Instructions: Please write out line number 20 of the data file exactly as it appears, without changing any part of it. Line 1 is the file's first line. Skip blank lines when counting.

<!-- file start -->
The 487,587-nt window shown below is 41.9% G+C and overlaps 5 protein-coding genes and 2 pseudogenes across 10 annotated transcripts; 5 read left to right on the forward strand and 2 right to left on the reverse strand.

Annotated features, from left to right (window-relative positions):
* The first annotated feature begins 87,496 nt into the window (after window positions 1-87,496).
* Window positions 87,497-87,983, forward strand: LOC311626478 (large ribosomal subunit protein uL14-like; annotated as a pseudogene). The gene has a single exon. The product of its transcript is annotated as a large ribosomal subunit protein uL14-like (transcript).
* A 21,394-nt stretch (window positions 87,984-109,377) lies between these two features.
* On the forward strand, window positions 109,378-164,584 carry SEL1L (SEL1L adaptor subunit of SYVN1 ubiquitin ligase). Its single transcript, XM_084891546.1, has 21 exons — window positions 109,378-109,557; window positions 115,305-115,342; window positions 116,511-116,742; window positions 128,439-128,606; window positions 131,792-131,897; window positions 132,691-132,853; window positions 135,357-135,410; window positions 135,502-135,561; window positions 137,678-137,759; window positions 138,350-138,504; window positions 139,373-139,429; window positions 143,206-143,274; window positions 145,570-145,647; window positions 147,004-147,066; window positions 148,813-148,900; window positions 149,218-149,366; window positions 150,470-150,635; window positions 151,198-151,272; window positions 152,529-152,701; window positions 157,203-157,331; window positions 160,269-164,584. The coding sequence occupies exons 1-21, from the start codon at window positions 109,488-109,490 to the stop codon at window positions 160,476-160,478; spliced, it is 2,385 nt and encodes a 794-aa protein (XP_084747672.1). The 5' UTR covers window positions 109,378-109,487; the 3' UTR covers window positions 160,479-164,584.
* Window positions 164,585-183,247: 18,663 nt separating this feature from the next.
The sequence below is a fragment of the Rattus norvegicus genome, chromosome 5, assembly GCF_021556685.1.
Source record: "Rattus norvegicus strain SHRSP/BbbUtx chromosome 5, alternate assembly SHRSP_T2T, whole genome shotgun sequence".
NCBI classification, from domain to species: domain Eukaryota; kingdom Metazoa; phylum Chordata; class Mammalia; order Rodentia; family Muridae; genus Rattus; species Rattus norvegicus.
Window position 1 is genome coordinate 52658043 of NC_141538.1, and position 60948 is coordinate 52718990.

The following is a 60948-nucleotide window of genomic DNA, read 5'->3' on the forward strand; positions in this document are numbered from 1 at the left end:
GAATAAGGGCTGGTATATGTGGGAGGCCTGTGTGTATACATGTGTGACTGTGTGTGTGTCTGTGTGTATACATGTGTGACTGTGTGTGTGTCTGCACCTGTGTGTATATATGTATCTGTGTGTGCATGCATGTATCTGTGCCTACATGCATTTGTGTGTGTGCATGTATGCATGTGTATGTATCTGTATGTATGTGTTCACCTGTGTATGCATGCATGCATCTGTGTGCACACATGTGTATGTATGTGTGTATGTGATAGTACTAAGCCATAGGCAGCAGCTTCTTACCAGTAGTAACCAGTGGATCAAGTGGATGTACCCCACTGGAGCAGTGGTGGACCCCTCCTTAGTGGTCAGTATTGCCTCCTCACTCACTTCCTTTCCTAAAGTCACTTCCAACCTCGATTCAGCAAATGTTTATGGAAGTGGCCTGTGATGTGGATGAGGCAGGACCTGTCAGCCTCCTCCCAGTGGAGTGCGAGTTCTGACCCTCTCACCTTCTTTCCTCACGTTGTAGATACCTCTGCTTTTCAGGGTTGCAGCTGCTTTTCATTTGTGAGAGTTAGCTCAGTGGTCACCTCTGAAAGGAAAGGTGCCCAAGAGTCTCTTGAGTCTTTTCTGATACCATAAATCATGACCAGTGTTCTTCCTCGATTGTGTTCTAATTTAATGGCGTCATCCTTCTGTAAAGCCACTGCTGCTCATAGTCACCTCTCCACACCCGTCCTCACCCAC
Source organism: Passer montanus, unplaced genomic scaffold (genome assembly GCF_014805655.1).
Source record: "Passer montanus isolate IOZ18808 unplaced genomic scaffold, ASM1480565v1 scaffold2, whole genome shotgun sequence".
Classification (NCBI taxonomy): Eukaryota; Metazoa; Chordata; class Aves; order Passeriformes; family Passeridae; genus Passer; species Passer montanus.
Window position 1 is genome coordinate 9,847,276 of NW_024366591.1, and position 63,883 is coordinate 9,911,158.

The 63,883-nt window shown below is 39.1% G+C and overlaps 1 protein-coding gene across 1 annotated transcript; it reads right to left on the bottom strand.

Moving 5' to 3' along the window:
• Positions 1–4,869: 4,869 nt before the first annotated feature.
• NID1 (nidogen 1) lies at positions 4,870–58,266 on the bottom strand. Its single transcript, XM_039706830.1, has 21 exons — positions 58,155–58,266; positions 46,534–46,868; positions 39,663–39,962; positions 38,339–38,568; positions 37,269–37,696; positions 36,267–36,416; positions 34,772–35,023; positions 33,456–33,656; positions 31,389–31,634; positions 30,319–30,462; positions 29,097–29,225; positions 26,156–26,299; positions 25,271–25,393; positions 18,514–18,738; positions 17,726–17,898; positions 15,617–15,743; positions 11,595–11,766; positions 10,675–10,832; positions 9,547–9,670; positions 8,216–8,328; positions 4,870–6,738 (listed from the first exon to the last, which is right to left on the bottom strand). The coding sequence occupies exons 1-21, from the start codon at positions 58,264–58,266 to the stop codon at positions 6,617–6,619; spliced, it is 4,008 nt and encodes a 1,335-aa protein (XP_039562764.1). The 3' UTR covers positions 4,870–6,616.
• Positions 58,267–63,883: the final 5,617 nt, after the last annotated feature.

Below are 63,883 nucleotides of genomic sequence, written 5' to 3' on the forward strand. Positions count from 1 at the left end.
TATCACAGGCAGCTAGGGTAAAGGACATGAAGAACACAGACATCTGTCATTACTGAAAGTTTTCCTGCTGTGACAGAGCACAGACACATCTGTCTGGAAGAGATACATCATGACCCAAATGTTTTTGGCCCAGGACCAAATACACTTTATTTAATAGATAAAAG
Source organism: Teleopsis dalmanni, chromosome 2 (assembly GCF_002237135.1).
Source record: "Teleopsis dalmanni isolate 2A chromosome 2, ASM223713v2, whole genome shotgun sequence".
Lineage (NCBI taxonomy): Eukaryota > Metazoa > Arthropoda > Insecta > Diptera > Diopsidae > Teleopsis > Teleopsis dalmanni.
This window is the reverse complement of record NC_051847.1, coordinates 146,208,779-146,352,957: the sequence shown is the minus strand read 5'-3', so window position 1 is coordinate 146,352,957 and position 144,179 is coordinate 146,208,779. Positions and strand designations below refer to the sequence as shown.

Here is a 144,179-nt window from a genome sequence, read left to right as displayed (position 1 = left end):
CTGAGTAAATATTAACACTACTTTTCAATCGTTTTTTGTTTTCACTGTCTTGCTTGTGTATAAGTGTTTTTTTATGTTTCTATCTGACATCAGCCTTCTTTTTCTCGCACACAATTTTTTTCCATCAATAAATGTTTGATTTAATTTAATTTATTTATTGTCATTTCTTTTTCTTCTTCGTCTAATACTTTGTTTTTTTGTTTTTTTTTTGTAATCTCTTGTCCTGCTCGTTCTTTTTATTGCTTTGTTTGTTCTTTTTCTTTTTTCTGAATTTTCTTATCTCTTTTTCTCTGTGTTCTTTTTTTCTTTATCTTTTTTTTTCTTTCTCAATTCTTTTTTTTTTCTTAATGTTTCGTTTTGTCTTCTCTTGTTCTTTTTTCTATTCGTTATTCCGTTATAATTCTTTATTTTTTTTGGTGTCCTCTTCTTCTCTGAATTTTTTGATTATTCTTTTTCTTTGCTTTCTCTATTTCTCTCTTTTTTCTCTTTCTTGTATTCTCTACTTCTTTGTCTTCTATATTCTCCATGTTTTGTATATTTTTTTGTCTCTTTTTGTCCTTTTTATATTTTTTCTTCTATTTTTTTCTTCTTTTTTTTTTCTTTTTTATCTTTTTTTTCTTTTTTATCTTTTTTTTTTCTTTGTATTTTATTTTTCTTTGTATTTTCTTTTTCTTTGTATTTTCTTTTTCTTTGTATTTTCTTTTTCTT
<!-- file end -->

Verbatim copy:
• Positions 1–4,869: 4,869 nt before the first annotated feature.